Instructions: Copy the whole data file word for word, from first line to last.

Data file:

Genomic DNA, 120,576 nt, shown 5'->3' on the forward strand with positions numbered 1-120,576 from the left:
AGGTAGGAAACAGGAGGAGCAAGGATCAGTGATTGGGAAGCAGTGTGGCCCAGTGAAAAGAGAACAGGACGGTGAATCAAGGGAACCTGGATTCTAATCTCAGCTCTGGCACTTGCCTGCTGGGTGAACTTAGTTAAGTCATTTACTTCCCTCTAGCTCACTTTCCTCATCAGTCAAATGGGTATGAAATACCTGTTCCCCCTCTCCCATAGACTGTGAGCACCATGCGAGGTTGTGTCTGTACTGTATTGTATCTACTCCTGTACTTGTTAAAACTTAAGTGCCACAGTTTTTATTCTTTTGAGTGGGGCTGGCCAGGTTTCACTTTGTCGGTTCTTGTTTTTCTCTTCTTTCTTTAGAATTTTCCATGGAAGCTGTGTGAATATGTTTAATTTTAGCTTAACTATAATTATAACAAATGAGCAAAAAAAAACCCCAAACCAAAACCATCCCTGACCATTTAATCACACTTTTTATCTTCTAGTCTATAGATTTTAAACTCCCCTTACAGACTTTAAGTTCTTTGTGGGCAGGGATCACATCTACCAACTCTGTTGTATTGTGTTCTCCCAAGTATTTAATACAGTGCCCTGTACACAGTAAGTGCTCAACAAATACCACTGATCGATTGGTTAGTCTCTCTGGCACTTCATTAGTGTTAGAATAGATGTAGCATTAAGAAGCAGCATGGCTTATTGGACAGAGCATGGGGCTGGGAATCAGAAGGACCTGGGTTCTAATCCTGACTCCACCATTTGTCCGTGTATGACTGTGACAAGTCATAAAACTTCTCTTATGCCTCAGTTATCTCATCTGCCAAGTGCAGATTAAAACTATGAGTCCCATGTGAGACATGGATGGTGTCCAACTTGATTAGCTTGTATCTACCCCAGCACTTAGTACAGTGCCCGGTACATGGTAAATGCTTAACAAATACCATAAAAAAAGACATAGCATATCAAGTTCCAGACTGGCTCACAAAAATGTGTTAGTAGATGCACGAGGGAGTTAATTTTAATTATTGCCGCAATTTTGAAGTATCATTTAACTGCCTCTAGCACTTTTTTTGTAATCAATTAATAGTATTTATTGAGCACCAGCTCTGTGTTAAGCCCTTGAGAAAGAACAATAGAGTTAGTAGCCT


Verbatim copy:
Genomic DNA, 120,576 nt, shown 5'->3' on the forward strand with positions numbered 1-120,576 from the left:
AGGTAGGAAACAGGAGGAGCAAGGATCAGTGATTGGGAAGCAGTGTGGCCCAGTGAAAAGAGAACAGGACGGTGAATCAAGGGAACCTGGATTCTAATCTCAGCTCTGGCACTTGCCTGCTGGGTGAACTTAGTTAAGTCATTTACTTCCCTCTAGCTCACTTTCCTCATCAGTCAAATGGGTATGAAATACCTGTTCCCCCTCTCCCATAGACTGTGAGCACCATGCGAGGTTGTGTCTGTACTGTATTGTATCTACTCCTGTACTTGTTAAAACTTAAGTGCCACAGTTTTTATTCTTTTGAGTGGGGCTGGCCAGGTTTCACTTTGTCGGTTCTTGTTTTTCTCTTCTTTCTTTAGAATTTTCCATGGAAGCTGTGTGAATATGTTTAATTTTAGCTTAACTATAATTATAACAAATGAGCAAAAAAAAACCCCAAACCAAAACCATCCCTGACCATTTAATCACACTTTTTATCTTCTAGTCTATAGATTTTAAACTCCCCTTACAGACTTTAAGTTCTTTGTGGGCAGGGATCACATCTACCAACTCTGTTGTATTGTGTTCTCCCAAGTATTTAATACAGTGCCCTGTACACAGTAAGTGCTCAACAAATACCACTGATCGATTGGTTAGTCTCTCTGGCACTTCATTAGTGTTAGAATAGATGTAGCATTAAGAAGCAGCATGGCTTATTGGACAGAGCATGGGGCTGGGAATCAGAAGGACCTGGGTTCTAATCCTGACTCCACCATTTGTCCGTGTATGACTGTGACAAGTCATAAAACTTCTCTTATGCCTCAGTTATCTCATCTGCCAAGTGCAGATTAAAACTATGAGTCCCATGTGAGACATGGATGGTGTCCAACTTGATTAGCTTGTATCTACCCCAGCACTTAGTACAGTGCCCGGTACATGGTAAATGCTTAACAAATACCATAAAAAAAGACATAGCATATCAAGTTCCAGACTGGCTCACAAAAATGTGTTAGTAGATGCACGAGGGAGTTAATTTTAATTATTGCCGCAATTTTGAAGTATCATTTAACTGCCTCTAGCACTTTTTTTGTAATCAATTAATAGTATTTATTGAGCACCAGCTCTGTGTTAAGCCCTTGAGAAAGAACAATAGAGTTAGTAGCCT